as I can.’
The good man sighed, went to his stu
dy. took a pen, and endeavored to com
pose himself and a sermon reconciling
Practice with Precept.
Prttly little Thought —The Squirrel
jumps Irom branch to branch, the Flirt
from beau to beau.
The young lady who was ‘buried in
grief,’ is now alive and doing well. It
wat a case of premature interment.
The man who was ‘ fired with indigna
tion,’Tias been extinguished.
The man who couldn’t ‘trust his feel
ings,’ is supposed to do business strictly
on the cash principle.
‘Ma, ma. cousin Bill he’s in the parlor
with sister Jane, and he keeps biting her.’
‘What, William biting my June?’
‘ Yes’m, I seed him do it ever so many
times! bite her right on the mouth and
ihetarna! gal don’t hollow a bit, toother*’
•Ah! never mind, Ned, I guess he did
not hurt her much.’
‘Hurt her! cracky, why she loves it,
she does ; co3 she kept letting him, and
did not say nothing, but just smacked her;
lips as it it was good, she did. I seed it
all through the key hole. I'll fire talers,
at him the next lime he comes, see if I
Two Irishmen were in prison—one fofc
stealing a cow, the other for stealing a”
‘Mike,’ said the cow steeler, one day,
‘ what o’cl- ck is it V
‘Och Pat. I haven’t my watch handy,
but 1 think it is about milking time.
Pat felt cow'd. ,
nlcf lady down east recently
slept so sound, th t when she awoke in
the morning she didn’t know who she
It is said that maav of ‘ the private sol
diers on boar'd the San Francisco, talked
of the matter with professional reckless
ness, saying they might as well he drown
ed as shot, and catching pigs bv the legs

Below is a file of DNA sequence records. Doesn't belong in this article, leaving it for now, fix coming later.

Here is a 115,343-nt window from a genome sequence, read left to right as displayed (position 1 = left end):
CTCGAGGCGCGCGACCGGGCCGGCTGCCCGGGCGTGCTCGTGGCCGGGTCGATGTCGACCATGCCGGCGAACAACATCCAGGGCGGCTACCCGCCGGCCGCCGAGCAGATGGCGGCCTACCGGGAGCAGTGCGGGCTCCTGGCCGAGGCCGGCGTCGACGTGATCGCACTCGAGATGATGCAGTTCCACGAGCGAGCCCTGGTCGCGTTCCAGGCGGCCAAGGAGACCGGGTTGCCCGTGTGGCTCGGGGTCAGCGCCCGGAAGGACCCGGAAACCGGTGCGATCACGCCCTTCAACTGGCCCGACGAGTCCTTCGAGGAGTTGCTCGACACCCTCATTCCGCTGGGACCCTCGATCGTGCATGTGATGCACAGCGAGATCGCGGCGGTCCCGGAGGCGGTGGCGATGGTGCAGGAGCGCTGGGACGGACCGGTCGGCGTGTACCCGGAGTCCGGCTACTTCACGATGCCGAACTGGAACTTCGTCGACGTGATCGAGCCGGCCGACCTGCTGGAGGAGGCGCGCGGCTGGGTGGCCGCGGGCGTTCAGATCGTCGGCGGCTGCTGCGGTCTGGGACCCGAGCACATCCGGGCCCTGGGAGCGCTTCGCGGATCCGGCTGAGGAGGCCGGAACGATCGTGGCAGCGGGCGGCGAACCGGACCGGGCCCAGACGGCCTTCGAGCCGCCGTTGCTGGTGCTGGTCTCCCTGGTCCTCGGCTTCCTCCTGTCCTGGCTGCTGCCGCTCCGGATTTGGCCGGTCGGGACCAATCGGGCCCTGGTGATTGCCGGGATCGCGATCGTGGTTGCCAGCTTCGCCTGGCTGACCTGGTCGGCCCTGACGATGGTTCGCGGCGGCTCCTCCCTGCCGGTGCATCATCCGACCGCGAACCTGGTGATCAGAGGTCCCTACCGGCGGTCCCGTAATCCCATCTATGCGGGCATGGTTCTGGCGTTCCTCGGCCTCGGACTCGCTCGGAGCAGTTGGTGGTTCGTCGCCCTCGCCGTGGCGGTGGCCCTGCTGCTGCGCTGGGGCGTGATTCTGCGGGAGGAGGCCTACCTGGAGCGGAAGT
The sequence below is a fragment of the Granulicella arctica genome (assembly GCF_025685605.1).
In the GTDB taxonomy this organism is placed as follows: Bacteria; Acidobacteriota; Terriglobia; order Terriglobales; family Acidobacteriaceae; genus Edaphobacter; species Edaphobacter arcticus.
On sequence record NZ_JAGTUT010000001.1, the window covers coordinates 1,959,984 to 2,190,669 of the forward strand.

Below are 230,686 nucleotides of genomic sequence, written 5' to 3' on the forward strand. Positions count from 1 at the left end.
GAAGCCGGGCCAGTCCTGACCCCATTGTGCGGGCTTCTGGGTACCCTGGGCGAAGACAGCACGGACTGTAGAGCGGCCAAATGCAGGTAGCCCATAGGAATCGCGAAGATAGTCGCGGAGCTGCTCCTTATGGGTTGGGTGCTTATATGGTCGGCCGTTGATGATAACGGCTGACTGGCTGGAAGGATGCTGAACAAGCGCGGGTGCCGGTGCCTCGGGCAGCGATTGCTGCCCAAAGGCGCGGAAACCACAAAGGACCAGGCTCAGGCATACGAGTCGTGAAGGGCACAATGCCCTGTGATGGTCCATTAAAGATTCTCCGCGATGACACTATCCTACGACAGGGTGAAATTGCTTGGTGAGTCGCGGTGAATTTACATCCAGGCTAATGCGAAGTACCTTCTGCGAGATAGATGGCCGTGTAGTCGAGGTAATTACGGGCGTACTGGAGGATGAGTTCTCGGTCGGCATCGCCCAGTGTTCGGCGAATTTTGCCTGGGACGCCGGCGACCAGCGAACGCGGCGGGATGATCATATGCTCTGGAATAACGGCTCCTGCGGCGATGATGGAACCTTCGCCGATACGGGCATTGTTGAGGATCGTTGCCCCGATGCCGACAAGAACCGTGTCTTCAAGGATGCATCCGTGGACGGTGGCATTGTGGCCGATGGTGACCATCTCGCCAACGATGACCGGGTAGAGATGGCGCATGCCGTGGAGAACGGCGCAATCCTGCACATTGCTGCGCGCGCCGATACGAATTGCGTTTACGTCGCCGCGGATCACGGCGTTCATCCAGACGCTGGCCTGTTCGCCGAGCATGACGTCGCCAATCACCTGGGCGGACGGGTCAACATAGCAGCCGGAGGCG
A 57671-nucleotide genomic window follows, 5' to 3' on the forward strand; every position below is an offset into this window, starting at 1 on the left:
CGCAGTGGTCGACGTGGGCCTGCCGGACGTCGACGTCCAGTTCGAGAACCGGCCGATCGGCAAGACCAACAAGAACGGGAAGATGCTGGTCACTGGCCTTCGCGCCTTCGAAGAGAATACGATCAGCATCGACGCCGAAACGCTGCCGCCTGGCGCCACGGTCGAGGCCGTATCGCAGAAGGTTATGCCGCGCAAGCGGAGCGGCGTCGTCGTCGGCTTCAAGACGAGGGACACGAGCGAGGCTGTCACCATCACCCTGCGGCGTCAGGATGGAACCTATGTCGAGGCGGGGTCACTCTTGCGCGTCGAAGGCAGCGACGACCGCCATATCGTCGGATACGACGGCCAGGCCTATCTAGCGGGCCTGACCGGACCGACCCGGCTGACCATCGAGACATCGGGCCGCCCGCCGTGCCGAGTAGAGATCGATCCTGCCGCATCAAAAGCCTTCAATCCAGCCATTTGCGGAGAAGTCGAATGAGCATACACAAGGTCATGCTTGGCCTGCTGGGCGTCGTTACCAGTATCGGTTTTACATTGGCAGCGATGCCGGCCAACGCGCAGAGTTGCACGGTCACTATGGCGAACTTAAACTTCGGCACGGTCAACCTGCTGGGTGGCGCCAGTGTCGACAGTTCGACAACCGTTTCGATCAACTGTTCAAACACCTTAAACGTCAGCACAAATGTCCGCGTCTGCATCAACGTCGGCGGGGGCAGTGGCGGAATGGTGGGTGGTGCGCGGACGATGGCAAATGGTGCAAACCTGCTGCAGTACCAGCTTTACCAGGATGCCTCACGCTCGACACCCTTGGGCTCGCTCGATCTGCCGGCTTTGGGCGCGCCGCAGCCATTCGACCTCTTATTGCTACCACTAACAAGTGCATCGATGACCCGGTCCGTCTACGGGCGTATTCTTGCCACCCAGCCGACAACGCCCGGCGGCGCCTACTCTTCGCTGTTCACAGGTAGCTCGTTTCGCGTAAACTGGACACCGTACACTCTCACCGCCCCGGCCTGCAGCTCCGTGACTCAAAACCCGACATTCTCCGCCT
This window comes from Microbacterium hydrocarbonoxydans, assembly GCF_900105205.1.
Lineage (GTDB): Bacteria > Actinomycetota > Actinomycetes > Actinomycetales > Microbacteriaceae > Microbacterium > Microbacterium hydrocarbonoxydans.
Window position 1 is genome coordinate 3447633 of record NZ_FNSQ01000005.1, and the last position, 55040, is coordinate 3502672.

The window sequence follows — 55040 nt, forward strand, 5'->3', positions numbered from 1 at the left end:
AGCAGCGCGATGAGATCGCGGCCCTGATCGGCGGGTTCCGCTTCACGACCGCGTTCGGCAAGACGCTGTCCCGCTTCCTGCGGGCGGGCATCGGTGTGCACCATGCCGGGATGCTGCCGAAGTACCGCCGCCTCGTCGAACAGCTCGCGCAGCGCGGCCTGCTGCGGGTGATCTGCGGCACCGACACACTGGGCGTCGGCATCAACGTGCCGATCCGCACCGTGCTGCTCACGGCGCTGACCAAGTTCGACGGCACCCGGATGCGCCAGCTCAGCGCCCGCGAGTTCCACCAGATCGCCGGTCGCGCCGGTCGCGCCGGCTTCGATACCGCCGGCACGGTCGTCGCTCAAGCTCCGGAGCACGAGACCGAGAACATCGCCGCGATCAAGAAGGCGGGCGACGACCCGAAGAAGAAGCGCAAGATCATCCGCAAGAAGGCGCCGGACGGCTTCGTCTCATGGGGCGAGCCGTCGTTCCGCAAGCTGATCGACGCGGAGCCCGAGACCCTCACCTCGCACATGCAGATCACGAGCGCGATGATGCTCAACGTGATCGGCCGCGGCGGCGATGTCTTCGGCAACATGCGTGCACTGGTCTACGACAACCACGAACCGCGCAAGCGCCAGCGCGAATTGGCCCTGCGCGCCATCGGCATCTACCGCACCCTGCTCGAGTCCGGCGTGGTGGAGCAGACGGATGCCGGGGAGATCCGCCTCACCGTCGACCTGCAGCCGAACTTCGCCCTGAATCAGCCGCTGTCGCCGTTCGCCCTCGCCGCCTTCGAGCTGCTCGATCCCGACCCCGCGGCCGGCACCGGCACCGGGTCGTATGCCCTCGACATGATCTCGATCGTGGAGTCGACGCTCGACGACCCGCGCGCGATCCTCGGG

as a sea swOpt them over, exclaiming,
at the last, there was no use in going to
6ea without provision?.
A PAPER FOR YOUR FAMILY ;
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| ions and fashionable go's rip—the facts and
jo iiliuesof news—the pick of English in
i formation the wit, humour and pathos of
the times—the essays on life, literature, so
ciety and morals, and the usual variety of
careful (housings from the wilderness of
English periodical literature, criticism, po
etry, etc.—several new and attracive feat
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give value to the new series of the work.
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LITERARY AND FA YIILY JOURNAL
PUBLISHED AT AUGUSTA, GA.
JAMF.S M. SVIY THE, and
ROBERT A; WHYTE* £ EHtors.
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Besides a great variety of articles on all
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the Editors feel that they h ive fully redeem
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paper should Ae—entirely free from Politi
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Grateful for the liberal encouragement
which has been extended to our efforts to
build up at the South A Literary and
Family Journal of high character, we shall
increase our exertions to justify this public
co’ ft-leuce, aud to make tho ‘-Gazette”
still more worthy of general patrouage.
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S VIY THE & WHYTE.
Editors Home Gazette, Augusta, Ga.